7 Strategies to Start Healing the Damage of Depression

Here's the bad news...depression damages your brain.  This is particularly true when depression goes untreated for long periods of time, and when there are repeated episodes of depression. In addition, the likelihood of relapse increases with every subsequent episode.  This damage can cause problems with memory, planning, prioritizing and decision making.

People who struggle with depression often spend a great deal of time ruminating, which starts as trying to figure things out, but ends in triggering the fear responses in the brain.  This causes the depressed person to remain stuck and hopeless.  Plus, this pattern of negative thought becomes more and more solidified the longer it continues.

Here's the good news...the damage can be undone.

Below, I've outlined several strategies that can help begin to reverse the damage that has already been done. Remember that healing comes over a period of time with daily effort.

  1. Fish oil:  Research shows that taking fish oil can improve the mood and stave off repeated episodes of depression.  This is because low levels of Omega-3 Fatty Acids in the system are connected with many mental disorders, including depression.   Dr. Andrew Weil recommends taking between two and four grams of omega-3 fatty acids daily with a meal for optimal results.  Its Important that the product you choose be guaranteed to be free of harmful contaminants.  If you are a vegetarian omega-3s can be found abundantly in eggs and flax seed.  Of course, check with your doctor before adding this or any supplement to your diet.
  2. Breath:  When we are tense or anxious our breath has a tendency to be short and shallow.  This sends a danger message to the brain, adrenaline is released, and we become more tense, more anxious, more likely to increase our depression.  To counter this, try spending some time each day focusing on your breath.  Breathe in and out slowly and deeply.  When you find your mind beginning to wander just return it to the breath...again and again.  Doing this for just 3 minutes a day can begin to greatly increase your overall feeling of relaxed calm.
  3. Talk:  Studies show that we get as much of an endorphin boost from talking as we can from sex.  When problems live in our heads they often feel much more overwhelming.  Getting them out in the open is often a huge relief.  So when you feel yourself starting to worry or ruminate, call a friend, call a family member or call a professional.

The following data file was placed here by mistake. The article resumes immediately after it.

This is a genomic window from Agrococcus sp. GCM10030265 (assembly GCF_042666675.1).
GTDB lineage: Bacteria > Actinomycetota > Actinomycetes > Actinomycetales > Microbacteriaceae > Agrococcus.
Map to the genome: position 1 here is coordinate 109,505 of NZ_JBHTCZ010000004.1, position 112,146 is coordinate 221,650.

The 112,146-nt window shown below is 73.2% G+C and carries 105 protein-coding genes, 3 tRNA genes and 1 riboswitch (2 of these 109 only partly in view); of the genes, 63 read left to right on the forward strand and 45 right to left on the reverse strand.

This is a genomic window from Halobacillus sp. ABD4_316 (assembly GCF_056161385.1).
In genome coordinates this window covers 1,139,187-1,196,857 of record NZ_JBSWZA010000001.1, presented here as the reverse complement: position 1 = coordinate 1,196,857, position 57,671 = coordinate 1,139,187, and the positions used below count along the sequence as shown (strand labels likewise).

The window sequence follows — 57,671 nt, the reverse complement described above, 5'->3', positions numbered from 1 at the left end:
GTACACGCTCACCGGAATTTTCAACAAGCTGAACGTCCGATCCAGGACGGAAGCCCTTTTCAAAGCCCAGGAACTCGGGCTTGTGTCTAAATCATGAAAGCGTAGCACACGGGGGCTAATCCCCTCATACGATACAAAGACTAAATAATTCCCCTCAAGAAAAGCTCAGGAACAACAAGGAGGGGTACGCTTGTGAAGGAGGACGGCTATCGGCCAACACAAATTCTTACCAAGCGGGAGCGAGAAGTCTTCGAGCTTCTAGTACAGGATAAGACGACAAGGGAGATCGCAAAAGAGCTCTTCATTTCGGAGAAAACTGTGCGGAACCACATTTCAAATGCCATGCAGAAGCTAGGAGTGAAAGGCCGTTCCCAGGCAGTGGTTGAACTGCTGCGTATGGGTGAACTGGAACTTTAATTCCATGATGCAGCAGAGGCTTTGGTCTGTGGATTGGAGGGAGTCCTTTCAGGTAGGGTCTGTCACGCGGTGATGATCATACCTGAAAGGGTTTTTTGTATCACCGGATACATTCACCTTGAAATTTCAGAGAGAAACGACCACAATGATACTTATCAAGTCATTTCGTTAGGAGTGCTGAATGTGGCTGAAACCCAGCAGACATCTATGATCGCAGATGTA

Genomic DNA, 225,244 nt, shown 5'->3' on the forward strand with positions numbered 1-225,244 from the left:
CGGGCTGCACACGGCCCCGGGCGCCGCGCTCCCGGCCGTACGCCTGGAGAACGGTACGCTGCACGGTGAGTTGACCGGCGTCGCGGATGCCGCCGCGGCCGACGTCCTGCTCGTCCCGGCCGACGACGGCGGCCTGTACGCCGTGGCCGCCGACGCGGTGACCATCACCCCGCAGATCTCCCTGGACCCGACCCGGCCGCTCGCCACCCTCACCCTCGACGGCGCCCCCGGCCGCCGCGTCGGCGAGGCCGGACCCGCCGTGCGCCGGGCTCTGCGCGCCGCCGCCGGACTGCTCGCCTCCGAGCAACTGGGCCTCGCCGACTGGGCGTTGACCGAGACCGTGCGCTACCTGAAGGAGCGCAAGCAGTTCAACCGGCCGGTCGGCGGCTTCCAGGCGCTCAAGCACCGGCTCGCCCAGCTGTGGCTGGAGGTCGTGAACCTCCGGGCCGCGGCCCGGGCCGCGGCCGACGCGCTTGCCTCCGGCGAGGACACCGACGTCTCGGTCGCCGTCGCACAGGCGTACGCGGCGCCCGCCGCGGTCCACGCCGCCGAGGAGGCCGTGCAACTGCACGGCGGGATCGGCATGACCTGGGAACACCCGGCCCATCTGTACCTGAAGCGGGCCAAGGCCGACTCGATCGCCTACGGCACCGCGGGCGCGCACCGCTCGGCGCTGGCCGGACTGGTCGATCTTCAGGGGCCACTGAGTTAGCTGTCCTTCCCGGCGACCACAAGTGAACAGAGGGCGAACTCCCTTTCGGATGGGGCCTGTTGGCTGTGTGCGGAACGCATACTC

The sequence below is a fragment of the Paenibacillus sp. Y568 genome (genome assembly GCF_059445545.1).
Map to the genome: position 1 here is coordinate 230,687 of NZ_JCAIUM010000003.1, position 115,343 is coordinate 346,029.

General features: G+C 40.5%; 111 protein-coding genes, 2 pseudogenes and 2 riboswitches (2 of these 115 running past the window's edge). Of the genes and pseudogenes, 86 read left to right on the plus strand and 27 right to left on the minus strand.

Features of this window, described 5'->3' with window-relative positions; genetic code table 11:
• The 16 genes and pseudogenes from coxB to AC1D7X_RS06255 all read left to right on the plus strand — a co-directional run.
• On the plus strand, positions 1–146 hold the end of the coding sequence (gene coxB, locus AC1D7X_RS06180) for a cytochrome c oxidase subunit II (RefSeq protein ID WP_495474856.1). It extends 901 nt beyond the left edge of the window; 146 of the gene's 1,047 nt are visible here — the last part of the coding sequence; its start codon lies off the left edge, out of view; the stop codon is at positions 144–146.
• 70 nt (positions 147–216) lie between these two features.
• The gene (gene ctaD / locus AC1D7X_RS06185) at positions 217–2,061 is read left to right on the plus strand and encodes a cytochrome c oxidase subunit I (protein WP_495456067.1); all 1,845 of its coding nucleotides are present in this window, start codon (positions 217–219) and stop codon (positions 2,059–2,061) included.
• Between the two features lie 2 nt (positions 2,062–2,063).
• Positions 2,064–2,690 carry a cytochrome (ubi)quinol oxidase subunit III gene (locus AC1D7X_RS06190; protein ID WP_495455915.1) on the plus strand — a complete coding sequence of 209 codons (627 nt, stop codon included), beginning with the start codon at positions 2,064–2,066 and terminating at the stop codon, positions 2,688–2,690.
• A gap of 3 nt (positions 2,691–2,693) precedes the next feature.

4. Walk:  I know you've heard about the benefits of exercise again and again, but that is because it’s true.  Thirty minutes of cardiovascular exercise most days is as effective as antidepressant medications for treating depression.  If you have never exercised before maybe 5 minutes is all you can manage at first, maybe fewer.  Do what you can do, and remember it’s the action that precedes the feeling.  You may not feel like working out, but you will likely feel better once you do it.  Please check with your doctor to get the ok before beginning an exercise routine.
  5. Yoga:  Like exercise, the benefits of yoga are too many to list here.  But for people who struggle with depression, yoga gets you out of your head and into the moment.  You focus on where you hold tension in your body, and you work to let it go.  Yoga also offers a profound sense of relaxation and well-being particularly when practiced over time.  Again, check with your doctor before beginning a new exercise routine.
  6. Write:  Keep a journal of your emotions.  Take note of how you feel several times throughout the day.  This will help you pay attention to what triggers your emotions, and how often your emotions fluctuate during the day.  Emotions always come from somewhere.  When you learn to pay attention to you these triggers you can have more control over your reactions.
  7. Seek Help:  If doing this on your own feels overwhelming, its important that you seek out a qualified therapist to help you.  Feel free to contact me, 917-721-2257 or rebekah@rebekahshackney.com  Together we can undo the damage that depression has done.